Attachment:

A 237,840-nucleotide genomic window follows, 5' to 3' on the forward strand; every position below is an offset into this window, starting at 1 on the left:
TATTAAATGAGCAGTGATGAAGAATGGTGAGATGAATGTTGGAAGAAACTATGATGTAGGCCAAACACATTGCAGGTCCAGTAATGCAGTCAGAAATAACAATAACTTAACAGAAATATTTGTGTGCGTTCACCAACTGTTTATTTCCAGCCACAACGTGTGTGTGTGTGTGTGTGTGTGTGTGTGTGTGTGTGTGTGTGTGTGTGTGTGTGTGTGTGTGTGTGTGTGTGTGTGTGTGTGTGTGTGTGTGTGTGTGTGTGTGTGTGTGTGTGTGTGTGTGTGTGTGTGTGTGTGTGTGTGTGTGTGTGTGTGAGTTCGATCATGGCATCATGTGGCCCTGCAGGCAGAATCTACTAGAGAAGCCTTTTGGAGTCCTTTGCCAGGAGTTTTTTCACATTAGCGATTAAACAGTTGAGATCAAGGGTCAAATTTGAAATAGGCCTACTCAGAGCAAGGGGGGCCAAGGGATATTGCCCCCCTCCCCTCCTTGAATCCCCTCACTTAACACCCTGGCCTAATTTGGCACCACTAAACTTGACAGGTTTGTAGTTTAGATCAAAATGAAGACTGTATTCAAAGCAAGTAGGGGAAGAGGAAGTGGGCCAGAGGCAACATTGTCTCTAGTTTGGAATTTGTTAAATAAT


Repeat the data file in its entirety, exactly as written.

A 237,840-nucleotide genomic window follows, 5' to 3' on the forward strand; every position below is an offset into this window, starting at 1 on the left:
TATTAAATGAGCAGTGATGAAGAATGGTGAGATGAATGTTGGAAGAAACTATGATGTAGGCCAAACACATTGCAGGTCCAGTAATGCAGTCAGAAATAACAATAACTTAACAGAAATATTTGTGTGCGTTCACCAACTGTTTATTTCCAGCCACAACGTGTGTGTGTGTGTGTGTGTGTGTGTGTGTGTGTGTGTGTGTGTGTGTGTGTGTGTGTGTGTGTGTGTGTGTGTGTGTGTGTGTGTGTGTGTGTGTGTGTGTGTGTGTGTGTGTGTGTGTGTGTGTGTGTGTGTGTGTGTGTGTGTGTGTGTGTGAGTTCGATCATGGCATCATGTGGCCCTGCAGGCAGAATCTACTAGAGAAGCCTTTTGGAGTCCTTTGCCAGGAGTTTTTTCACATTAGCGATTAAACAGTTGAGATCAAGGGTCAAATTTGAAATAGGCCTACTCAGAGCAAGGGGGGCCAAGGGATATTGCCCCCCTCCCCTCCTTGAATCCCCTCACTTAACACCCTGGCCTAATTTGGCACCACTAAACTTGACAGGTTTGTAGTTTAGATCAAAATGAAGACTGTATTCAAAGCAAGTAGGGGAAGAGGAAGTGGGCCAGAGGCAACATTGTCTCTAGTTTGGAATTTGTTAAATAAT